Tadoba Andhari Tiger Reserve: “Eco-tourism or Eco-Terrorism?” Questions NTCA 

Tadoba Andhari Tiger Reserve: "Eco-tourism or Eco-Terrorism?” Questions NTCA

Tadoba Andhari Tiger Reserve: "Eco-tourism or Eco-Terrorism?” Questions NTCA

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A swarm of safaris, tourists, guides and drivers cornered tigress Roma in Tadoba Andhari Tiger Reserve on 17th May, raising objections.

27 May 2024

By Khushi Maheshwari

As a statutory body under the MoEFCC that oversees all of the nation’s tiger reserves, the National Tiger Conservation Authority (NTCA) has strongly denounced the recent incident at Tadoba Andhari Tiger Reserve (TATR), where, on 17 May, over 150 tourists, drivers and guides in 20 safari vehicles cornered a tigress named Roma (T-114).

NTCA member-secretary Gobind Sagar Bhardwaj said in an interview with TOI on Sunday that it was eco-terrorism rather than eco-tourism. Bhardwaj said that the park authorities had taken the issue seriously and that guides and drivers of vehicles had been disciplined for impeding the tigress. Bhardwaj further stated that nine drivers and guides were fined Rs 3,000 and placed on temporary suspension on Sunday for failing to keep enough distance between the safari cars and the tiger. Anand Reddy, deputy director of TATR (core), added that a guide operating a TATR vehicle was suspended for a month and that the driver had been fired.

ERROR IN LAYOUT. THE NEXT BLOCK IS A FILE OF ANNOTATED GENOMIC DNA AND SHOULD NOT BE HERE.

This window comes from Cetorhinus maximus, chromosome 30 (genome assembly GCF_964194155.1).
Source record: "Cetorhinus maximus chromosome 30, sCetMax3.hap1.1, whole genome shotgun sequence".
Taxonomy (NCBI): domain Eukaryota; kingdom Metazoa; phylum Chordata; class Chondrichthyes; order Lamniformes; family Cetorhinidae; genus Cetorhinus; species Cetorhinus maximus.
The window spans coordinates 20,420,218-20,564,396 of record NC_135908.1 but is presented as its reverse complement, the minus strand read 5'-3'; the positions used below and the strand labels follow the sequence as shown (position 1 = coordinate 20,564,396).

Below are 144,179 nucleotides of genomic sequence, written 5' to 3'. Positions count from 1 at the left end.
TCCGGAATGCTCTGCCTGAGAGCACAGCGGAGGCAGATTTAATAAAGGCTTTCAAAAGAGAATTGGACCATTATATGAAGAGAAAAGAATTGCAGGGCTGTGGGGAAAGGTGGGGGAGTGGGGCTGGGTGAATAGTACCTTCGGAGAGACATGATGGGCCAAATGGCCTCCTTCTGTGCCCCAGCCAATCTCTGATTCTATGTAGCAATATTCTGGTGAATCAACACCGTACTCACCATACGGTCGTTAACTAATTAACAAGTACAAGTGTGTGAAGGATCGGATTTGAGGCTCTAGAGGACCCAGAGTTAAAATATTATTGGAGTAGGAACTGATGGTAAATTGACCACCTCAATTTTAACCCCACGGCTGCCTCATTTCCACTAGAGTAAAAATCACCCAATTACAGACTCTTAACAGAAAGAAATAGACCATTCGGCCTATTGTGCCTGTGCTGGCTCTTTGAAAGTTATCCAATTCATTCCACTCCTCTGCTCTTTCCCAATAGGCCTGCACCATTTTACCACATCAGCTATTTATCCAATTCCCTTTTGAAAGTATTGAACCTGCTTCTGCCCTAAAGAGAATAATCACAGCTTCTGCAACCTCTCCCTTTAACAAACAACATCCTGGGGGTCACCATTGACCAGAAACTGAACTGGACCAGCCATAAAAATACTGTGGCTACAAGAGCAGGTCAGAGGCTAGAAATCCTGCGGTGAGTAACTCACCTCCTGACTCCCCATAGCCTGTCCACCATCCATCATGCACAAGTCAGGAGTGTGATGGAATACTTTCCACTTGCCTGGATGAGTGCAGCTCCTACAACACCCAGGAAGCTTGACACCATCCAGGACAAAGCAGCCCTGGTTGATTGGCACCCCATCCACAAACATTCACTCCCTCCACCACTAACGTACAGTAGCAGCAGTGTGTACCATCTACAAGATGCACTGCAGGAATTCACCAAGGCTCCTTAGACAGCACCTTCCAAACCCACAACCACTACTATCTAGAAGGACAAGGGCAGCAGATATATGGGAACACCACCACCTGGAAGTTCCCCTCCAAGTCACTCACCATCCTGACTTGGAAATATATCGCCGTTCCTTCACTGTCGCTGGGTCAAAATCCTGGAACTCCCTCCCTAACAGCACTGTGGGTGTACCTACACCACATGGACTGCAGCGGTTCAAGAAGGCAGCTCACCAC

Some travellers, who wished to remain anonymous, commented that they were surprised that the event took place eight days later. They stated that Tadoba was informed of the event because the “Bagheera App,” which is used to track safari vehicles, was installed. They were surprised that, in spite of the presence of more than 150 people, the incident was unreported. 

They blamed the chaos on the overabundance of quotas provided to VIPs. They emphasised that, despite the main area’s 125 vehicle carrying capacity from the six park gates, this restriction is regularly surpassed during the busiest time of year for wildlife tourism.

Honorary wildlife warden of Gadchiroli, Uday Patel, questioned why, in spite of the buffer zone’s 14 entry gates being opened, the carrying capacity of the core region wasn’t decreased. He noted a 2012 judgement from the Supreme Court requiring a gradual transition of tourists from core areas to buffer zones—a direction that is not being implemented in any national park.

The incident was made public on social media when images and videos of the packed cars encircling the tigress went viral. Sandeep Gujar, a wildlife photographer, voiced worries about how uncontrolled tourism affects wildlife and their habitat.

NTCA officials emphasised that their decision to take action against the offenders sends a strong message that such behaviour won’t be tolerated in the future.

Former warden Jaydeep Das stressed the need for stricter monitoring and enforcement of tourism guidelines.